It was quite some time before I spoke to anyone who felt as I did. I'm not grieving in any way, but where was everyone else's respect for the talent and work of the man? Everybody loves - like really loves - some Jackson songs.
I've always adored the Jackson 5 stuff - DJing I Want You Back guarantees a cheer from the floor at the first slammed note - and the disco stuff was just magnificent, but it took me a long time to get my head round Thriller. I was basically wanting it to have the sort of deep groove of Don't Stop Till You Get Enough or Can You Feel It.
The breakthrough was realising that Jackson was becoming more and more alienated and on Thriller the music, the lyrics, the whole vibe has this uneasy, awkward darkness set amidst a contrasting polished soul sheen. Look at it with the eyes that see the great alienation in Bowie's early work and it makes sense.
Anyway, where were we?
Many years ago they opened the Pyramid Stage on Friday morning with Bjorn Again, and it was great that they repeated the masterstroke this year. Genius scheduling.
Normally the Pyramid starts with someone not many people are really into. Anyone really popular would have better billing. But open with Bjorn Again and you get everyone rocketed up, massive crowd, hands in the air belting out every song, defiant in the rain, determined to have a big daft time.
Although I do have to say that they're starting to look a bit haggard as they're older than Abba ever were. In fact, they've been going for longer than Abba too. Time for a Bjorn Again tribute band. Rebjorn Again?
One weirder than Bjorn Again (up to 11?). Spinal Tap have been going longer since the movie than they supposedly had been in the movie. And the new album has songs on it they've just finished that appeared in the movie as snippets. So we were treated to the full Gimme Some Money and (not on the album but available as a free download) Saucy Jack, as peculiar and wrong and hilarious as the idea suggests, with some killer unexpected comedy rhymes that would shame Danny Chivers.
Sadly there was no Listen To The Flower People but we did get Stonehenge, complete with dwarves dancing around a small triathlon, this time an inflatable (a nod to Jagger's infamous inflatable phallus?). They finished with a mighty Big Bottom, with Jarvis Cocker on second bass getting the theatrical spanking from Derek Smalls.
And - perhaps weirdest thing of all - in some strange smothered but discernible way, at times they did genuinely rock.
I saw the Specials twice on the recent reunion tour. Blisteringly energetic, focussed, with a body of songs that still prickle and bite and are more relevant now than any time since they were written, they were not only on fire but really necessary. Stupendous.
I knew this would be my one chance to ever see this angry guitar buzzard, so I had to take it. Right down the front from before the Specials, up close enough to see everything properly. The first hour was varied, swinging wildly from his abrasive grungescapes to the elegant organic acoustic pastoralism.
But the second hour sagged a bit. I realise this is probably more me than him. Festival memories have a much greater subjectivity level than normal life. I remember seeing Spiritualized at Glastonbury in 93 and thinking it was like one long gorgeous unfolding drone chord that enveloped us for an hour. I heard a recording of that gig and the dynamics are phenomenally varied, nothing like what we experienced out in the spliffing fields.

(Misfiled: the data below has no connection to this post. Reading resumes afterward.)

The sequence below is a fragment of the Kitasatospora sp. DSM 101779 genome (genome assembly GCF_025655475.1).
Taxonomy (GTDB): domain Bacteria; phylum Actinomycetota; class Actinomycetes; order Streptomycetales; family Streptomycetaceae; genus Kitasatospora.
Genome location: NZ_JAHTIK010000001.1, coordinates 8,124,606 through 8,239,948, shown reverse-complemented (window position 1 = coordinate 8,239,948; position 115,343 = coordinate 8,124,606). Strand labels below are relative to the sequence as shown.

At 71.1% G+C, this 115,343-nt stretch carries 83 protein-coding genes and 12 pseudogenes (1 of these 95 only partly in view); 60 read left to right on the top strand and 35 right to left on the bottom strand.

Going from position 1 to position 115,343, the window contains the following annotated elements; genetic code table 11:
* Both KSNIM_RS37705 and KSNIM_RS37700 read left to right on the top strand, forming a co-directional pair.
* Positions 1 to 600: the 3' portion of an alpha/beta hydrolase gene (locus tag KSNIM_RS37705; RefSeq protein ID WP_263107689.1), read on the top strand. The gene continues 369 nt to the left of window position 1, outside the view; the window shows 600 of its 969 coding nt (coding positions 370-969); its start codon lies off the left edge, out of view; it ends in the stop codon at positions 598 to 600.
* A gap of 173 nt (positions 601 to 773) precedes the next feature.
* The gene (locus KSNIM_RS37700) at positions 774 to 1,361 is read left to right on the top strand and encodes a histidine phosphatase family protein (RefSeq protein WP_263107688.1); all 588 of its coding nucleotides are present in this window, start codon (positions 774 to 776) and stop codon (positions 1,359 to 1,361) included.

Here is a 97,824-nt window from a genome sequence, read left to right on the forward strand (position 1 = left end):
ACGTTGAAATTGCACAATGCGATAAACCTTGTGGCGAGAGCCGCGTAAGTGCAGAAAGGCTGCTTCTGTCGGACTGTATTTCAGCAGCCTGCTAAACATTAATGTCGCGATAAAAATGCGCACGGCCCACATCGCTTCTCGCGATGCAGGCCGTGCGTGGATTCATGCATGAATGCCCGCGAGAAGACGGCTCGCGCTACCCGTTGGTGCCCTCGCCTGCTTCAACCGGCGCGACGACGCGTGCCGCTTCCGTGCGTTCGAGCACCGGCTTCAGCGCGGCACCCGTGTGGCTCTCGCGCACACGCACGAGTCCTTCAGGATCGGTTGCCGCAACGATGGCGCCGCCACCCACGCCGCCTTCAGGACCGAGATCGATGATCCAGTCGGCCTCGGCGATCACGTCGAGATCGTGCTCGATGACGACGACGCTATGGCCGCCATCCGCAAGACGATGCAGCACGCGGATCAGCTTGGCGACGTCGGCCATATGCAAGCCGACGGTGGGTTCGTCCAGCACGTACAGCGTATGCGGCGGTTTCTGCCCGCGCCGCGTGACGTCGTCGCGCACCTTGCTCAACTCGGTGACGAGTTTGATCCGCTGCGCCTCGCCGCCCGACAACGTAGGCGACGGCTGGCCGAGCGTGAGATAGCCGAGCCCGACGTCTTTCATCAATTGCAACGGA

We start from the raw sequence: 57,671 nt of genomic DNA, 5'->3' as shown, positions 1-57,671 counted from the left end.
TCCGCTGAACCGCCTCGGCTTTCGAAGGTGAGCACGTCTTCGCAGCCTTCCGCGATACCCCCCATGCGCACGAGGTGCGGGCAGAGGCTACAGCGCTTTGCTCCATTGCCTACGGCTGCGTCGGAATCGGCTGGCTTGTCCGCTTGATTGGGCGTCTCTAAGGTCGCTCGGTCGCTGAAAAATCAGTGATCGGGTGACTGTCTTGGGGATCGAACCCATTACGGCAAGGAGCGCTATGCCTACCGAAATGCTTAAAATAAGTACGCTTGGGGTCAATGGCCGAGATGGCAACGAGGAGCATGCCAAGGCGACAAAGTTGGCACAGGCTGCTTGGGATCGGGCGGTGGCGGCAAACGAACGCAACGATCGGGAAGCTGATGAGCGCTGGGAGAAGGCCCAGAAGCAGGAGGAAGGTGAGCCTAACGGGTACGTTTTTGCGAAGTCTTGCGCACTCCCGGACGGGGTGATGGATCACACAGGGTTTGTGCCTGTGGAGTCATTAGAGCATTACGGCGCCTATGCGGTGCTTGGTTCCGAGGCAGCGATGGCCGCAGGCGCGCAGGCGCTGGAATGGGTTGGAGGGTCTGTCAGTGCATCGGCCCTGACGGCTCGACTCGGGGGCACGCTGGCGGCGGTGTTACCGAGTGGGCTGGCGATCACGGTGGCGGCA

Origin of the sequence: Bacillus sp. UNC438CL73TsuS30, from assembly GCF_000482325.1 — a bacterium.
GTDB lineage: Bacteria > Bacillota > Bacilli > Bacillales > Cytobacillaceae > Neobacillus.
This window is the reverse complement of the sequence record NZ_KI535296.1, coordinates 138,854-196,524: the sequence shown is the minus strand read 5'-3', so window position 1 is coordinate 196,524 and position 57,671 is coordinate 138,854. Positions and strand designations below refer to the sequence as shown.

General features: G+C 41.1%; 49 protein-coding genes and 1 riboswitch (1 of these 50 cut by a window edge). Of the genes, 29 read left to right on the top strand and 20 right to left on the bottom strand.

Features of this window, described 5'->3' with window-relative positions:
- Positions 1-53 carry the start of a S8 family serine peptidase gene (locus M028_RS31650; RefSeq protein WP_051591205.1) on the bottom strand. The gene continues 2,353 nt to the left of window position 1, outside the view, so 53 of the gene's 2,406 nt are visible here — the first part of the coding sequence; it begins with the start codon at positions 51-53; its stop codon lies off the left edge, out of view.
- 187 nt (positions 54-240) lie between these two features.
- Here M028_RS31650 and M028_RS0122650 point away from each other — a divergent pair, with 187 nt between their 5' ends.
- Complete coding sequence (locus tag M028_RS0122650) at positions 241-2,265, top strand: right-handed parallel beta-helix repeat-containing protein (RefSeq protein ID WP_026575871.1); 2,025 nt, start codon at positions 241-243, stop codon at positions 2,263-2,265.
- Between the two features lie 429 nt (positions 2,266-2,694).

Having been stood up for over four hours, an hour of that involving a lot of volcanic skanking to the Specials, I was aching and had a bladder like the Millennium Dome. I was seriously thinking of getting bunked over the front barrier, but with a performer as bloody-minded and unpredictable as Neil Young, I had tremendous FOMS so I stayed. Good call. The last fifteen minutes are as good as anything I've ever seen.
He closed the set with an utterly scorching Rockin In the Free World, a song I've not heard for years and every bit as barbed and driven as I remember but with that extra grind of his current sound, and a squillion false endings that made it push harder each time.
Then the encore. The simple chords and rhythm so out of context that you don't quite believe you're hearing it. A Day In The Life, coming from a deep black cloud of guitars.
And it's a song from 1967, when Neil Young was first making records. It captures all that idealism of the hippie generation he was spearheading, with the mean souring of heavy rock that followed and somehow has all the rock n roll since affirmed in it, a sort of sacramental distillation of the last 40 years of guitar rock, in a song that wasn't even originally rock n roll.
It dissolved into a glorious cacophony with Young wrenching the strings from his guitar, leaving minds blown.
Incidentally, the next day in London Young had McCartney come out and do the song with him. While that makes for a really special occasion - and McCartney's 2004 Glastonbury set is one of the best gigs I've ever seen - it dimmed something that Young's Glastonbury performance shone with. McCartney's cheery mugging for the audience and stage-mateyness with Young detracts from that snarly electric fire that is the core of Neil Young's energy, that serrated grit that makes his work cut straight through from his heart to yours.